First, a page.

New Theoretical Warp Engine Brings Us Closer To Travel At The Speed Of Light
Faster-than-light travel (FTL) is a staple of science fiction and interstellar travel. Of course, this technology would be incredibly useful to us in the real world, and although warp engines – or warp drives – have been considered theoretically possible, they usually involve exotic physics that are beyond our reach. Now, astrophysicist Erik Lentz has outlined a new theoretical design that could enable travel at the speed of light on conventional physics.
The thrust of this engine would allow a spacecraft to be propelled at a speed equivalent to several times the speed of light while avoiding the problems associated with relativistic time dilation. This type of propulsion is based on bending or distorting space-time, in such a way that it allows the ship to approach the destination point.
The problem is that, according to Einstein’s theory of general relativity, it is physically impossible for something to travel faster than the speed of light. This is because as an object moves faster, its mass increases, so when you reach the speed of light, that mass would approach infinity. Furthermore, it would require infinite energy to accelerate to that speed.
But maybe there are some loopholes. In 1994, Mexican theoretical physicist Miguel Alcubierre outlined a design for a warp motor that could theoretically allow something to travel faster than light without breaking any physical laws. The idea is to generate a bubble of negative energy around an object so that the space-time structure in front of the object contracts and the space behind it expands. In the center is a “flat” region of space-time where the object can travel comfortably, where the occupants would not even feel that they are moving.
An Alcubierre warp drive bubble, showing spatial compression in front of the bubble and spatial expansion behind.
Of course, this Alcubierre warp unit had its own problems. It’s all very well to casually talk about generating a bubble of negative energy, but doing so would require exotic forms of matter that aren’t exactly readily available — if they exist at all.
No negative energy or temporal paradox
Solving this problem was the goal of the new article. Göttingen University astrophysicist Erik Lentz proposes a way to create one of these “warp bubbles” from positive energy sources.
While studying previous warp impulse proposals, Lentz realized that there were specific configurations of space-time bubbles that had been overlooked. These bubbles took the form of solitons, compact waves that travel at a constant speed without losing their shape. Solitons are seen under certain circumstances in ripples in water, atmospheric movements that produce strange cloud formations, or light that travels through different media. In this case, the solitons propagate through spacetime itself.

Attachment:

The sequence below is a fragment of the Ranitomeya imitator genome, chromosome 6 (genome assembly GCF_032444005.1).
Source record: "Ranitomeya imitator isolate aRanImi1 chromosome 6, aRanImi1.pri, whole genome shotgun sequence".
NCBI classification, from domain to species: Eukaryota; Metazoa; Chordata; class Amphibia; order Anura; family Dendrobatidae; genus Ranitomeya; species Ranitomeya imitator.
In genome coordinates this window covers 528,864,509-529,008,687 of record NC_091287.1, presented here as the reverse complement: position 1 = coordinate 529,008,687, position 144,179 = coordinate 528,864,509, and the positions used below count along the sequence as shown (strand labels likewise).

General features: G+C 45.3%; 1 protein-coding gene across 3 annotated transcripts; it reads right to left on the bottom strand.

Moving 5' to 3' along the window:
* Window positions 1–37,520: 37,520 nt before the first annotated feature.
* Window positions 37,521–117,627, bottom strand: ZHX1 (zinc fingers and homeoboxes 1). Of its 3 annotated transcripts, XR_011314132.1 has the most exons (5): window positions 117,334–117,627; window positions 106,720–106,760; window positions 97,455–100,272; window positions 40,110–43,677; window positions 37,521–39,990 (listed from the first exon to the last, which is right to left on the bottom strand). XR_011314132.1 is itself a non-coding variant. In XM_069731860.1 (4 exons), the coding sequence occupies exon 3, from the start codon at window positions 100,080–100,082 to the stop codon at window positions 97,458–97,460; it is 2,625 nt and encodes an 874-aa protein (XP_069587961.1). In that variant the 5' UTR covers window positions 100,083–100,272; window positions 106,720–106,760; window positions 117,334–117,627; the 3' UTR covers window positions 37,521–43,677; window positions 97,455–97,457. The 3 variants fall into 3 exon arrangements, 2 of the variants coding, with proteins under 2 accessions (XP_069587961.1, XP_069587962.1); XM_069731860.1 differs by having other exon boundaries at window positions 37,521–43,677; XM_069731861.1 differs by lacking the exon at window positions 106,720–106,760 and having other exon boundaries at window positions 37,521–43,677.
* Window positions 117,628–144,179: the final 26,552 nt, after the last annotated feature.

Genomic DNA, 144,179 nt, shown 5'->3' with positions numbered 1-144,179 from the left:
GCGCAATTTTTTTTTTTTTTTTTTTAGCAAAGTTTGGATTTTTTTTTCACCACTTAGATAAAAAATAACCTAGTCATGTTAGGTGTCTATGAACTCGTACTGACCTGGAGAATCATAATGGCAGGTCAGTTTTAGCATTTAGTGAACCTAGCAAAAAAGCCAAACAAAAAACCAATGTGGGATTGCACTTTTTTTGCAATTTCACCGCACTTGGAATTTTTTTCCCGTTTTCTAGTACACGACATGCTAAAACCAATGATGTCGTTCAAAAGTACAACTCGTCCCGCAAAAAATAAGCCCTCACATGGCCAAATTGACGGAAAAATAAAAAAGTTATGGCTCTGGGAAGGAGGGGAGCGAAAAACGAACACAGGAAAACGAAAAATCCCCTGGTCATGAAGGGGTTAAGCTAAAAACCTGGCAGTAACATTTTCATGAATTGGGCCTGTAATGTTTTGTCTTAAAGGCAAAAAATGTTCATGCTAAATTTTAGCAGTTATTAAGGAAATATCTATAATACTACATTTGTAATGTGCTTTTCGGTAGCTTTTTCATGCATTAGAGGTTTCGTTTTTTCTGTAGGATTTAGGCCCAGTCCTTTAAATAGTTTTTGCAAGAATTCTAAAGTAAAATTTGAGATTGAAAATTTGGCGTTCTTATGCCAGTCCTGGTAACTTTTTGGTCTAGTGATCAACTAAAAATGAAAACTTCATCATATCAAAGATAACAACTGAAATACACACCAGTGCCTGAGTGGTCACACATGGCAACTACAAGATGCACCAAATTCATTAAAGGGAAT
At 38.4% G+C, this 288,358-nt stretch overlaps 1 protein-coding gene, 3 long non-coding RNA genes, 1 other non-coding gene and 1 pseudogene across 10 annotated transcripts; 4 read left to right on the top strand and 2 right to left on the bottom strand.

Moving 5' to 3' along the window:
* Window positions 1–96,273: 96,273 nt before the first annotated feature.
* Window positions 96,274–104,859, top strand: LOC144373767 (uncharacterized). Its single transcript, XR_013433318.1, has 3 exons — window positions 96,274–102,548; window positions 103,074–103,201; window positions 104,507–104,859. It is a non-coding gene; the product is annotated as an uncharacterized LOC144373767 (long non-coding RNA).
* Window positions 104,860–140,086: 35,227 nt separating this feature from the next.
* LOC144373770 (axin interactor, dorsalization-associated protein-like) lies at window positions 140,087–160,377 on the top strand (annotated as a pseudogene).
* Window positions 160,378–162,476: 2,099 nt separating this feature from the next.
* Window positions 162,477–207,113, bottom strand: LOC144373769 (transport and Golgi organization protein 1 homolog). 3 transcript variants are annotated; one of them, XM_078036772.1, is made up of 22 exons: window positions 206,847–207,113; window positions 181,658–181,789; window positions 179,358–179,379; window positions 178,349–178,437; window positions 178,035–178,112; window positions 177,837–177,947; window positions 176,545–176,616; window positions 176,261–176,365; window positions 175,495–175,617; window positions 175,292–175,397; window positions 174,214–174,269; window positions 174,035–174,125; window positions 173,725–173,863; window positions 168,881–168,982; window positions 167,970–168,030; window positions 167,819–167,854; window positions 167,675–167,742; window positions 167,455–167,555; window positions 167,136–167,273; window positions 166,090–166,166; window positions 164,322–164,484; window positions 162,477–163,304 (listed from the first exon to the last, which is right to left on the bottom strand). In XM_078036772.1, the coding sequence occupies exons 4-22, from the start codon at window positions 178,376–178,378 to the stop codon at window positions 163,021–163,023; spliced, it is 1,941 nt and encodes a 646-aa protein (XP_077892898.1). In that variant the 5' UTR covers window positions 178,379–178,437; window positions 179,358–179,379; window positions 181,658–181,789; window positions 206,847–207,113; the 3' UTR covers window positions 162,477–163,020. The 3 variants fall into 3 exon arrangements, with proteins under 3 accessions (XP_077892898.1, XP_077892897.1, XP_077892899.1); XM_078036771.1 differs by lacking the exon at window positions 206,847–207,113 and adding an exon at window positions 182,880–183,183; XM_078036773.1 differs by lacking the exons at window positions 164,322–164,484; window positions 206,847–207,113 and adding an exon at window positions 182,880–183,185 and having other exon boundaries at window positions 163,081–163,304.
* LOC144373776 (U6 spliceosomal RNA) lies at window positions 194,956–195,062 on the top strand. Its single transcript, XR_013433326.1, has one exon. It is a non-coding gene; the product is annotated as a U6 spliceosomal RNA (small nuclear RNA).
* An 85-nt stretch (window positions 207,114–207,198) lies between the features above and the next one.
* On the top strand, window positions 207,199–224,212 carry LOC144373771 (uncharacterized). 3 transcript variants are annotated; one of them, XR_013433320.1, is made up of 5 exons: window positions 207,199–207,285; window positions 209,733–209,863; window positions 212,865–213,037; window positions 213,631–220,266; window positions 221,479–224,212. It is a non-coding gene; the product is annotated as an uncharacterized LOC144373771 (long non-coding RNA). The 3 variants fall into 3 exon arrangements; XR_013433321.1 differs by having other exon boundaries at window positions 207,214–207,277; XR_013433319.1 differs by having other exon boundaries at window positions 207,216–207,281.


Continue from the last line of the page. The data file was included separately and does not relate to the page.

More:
Lentz discovered that certain soliton configurations could be formed using conventional energy sources, without violating any of Einstein’s equations and without requiring any negative energy density.
An illustration of the shapes of different warp bubbles that could envelop different spaceship designs. Credit: E. Lentz.
In another interesting twist, the passage of time would be preserved for any traveler. Normally, you would think that objects traveling at the speed of light age much more slowly, relative to the outside world. So, as an old thought experiment suggests, if you put a twin in a spaceship traveling at the speed of light, it would appear to be much younger than its twin that stayed on Earth.
But the new concept overcomes this potential paradox: because there are minimal tidal forces in the center of the soliton, time would pass at the same rate both inside and outside the warp bubble.
Huge amount of energy is required to travel at the speed of light
While a warping unit using conventional power sources could be a breakthrough, the new soliton method has, of course, its own setbacks. It would still require an absolutely enormous amount of energy that is simply not feasible right now, but there may still be hope.
Image showing how long it would take for different types of spacecraft to travel from our solar system to Proxima Centauri (the closest known star).
Currently, the only option would be to use a chemical rocket, which means a travel time of more than 50,000 years. Credit: E. Lentz.
“The energy savings would have to be drastic, about 30 orders of magnitude to be within the range of modern nuclear fission reactors,” says Lentz. “Fortunately, previous research has proposed several energy saving mechanisms that can potentially reduce the energy required by almost 60 orders of magnitude.”
Investigating them will be Lentz’s priority in future work. As intriguing as it may sound, don’t expect to be in a race with the Enterprise spacecraft any time soon; the study remains primarily theoretical.
“This work has moved the problem of faster-than-light travel away from theoretical research in fundamental physics and closer to engineering,” says Lentz. ‘The next step is to discover how to reduce the astronomical amount of energy required within the range of current technologies, such as a large modern nuclear fission power plant. Then we can talk about building the first prototypes.
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The research was published in the journal Classical and Quantum Gravity .